Whatever the reason for their being here, they are nevertheless often refused by their parents. Today many are diagnosed in utero, and simply aborted, often late term. And for those who escape detection or otherwise survive, there is growing advocacy for “post-term abortion” – another word for infanticide.

President Ronald Reagan signed the Child Abuse Prevention Amendments in 1984 making infanticide of disabled babies illegal, but it still happens. Indeed, our current President, when he was an Illinois state senator, voted repeatedly against legislation intended to save babies born alive after attempted abortion.

So along with abortion, will infanticide soon become legal and accepted? Well, in Belgium there is, or soon will be, a law in which a child – you read that right – may request assisted suicide or euthanasia. Oh sure, just now the child must be terminally ill. But that  can change easily enough. It already has with adults – in widening areas of the US where doctors may now legally assist with suicide. Plus, you have to wonder, who’s really requesting, the child or his parents?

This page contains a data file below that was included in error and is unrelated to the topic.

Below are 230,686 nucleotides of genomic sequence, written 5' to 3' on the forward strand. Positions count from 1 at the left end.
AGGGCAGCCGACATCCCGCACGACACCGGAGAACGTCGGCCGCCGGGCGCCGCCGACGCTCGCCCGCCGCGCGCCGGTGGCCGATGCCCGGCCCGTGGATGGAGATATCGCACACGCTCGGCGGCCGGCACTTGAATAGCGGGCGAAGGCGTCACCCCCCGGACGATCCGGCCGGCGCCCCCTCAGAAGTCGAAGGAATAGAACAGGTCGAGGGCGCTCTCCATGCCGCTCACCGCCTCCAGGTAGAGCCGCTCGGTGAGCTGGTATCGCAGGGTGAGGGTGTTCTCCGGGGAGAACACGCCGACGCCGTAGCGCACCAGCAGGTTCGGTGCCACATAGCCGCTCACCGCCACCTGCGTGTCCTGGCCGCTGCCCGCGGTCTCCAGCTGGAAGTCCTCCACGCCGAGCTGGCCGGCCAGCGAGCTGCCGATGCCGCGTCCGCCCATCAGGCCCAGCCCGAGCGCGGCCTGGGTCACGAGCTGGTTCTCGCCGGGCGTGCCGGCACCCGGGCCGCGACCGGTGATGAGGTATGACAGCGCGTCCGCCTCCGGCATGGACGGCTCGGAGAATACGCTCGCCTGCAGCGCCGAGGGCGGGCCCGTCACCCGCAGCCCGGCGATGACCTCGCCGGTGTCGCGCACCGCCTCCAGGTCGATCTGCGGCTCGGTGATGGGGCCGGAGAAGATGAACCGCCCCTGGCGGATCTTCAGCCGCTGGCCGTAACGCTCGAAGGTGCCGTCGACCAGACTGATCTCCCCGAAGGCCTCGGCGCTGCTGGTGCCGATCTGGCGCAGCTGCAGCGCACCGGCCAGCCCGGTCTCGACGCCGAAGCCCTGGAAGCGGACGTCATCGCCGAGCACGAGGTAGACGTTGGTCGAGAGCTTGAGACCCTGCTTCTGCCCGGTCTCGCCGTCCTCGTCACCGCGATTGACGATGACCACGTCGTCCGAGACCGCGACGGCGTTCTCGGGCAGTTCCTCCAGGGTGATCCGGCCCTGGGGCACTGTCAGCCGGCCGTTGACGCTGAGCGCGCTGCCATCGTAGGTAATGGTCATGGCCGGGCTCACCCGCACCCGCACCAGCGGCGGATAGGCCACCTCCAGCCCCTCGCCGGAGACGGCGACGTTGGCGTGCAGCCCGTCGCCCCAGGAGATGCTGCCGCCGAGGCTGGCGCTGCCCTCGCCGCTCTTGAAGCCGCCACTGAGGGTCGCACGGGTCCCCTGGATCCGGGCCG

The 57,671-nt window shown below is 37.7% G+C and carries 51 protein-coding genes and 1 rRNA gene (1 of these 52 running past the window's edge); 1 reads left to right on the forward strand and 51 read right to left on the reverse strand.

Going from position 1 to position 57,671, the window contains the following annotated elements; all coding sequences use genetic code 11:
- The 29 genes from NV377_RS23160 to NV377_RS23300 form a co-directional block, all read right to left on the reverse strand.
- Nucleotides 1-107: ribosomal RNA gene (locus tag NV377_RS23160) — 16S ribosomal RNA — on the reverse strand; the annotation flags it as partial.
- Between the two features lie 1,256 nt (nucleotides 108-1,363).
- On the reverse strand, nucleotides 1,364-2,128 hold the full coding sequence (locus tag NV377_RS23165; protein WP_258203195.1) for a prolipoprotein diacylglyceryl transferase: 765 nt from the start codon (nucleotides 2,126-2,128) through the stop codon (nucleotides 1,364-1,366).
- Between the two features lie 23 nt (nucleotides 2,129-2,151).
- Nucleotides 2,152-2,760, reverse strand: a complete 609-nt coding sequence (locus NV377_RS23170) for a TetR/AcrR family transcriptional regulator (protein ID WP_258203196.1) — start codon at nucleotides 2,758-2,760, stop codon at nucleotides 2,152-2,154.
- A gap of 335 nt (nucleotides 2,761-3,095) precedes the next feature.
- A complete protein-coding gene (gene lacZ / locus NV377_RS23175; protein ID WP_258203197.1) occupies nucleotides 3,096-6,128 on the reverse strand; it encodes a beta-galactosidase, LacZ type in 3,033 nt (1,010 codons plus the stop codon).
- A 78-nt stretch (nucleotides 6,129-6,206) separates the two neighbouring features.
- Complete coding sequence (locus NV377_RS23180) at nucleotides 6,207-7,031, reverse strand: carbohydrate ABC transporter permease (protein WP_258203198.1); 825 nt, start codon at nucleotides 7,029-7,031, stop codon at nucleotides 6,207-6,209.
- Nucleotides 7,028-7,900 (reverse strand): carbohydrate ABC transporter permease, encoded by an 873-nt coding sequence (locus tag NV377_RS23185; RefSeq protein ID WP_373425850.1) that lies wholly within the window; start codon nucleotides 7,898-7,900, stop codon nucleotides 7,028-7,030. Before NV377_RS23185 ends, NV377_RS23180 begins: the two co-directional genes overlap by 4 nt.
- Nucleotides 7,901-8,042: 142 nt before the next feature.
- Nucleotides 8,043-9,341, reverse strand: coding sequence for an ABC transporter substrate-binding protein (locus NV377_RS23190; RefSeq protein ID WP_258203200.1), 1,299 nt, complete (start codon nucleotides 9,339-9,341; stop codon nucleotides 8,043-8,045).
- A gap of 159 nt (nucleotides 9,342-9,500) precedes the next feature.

Should we euthanize those with a poor quality of life? Who can judge? Or to ease suffering? It’s rare that modern treatment cannot manage pain. Unless suffering is due to loneliness, or depression, or abandonment by loved ones. Then wouldn’t death be the antithesis of treatment?

Catholics to the rescue?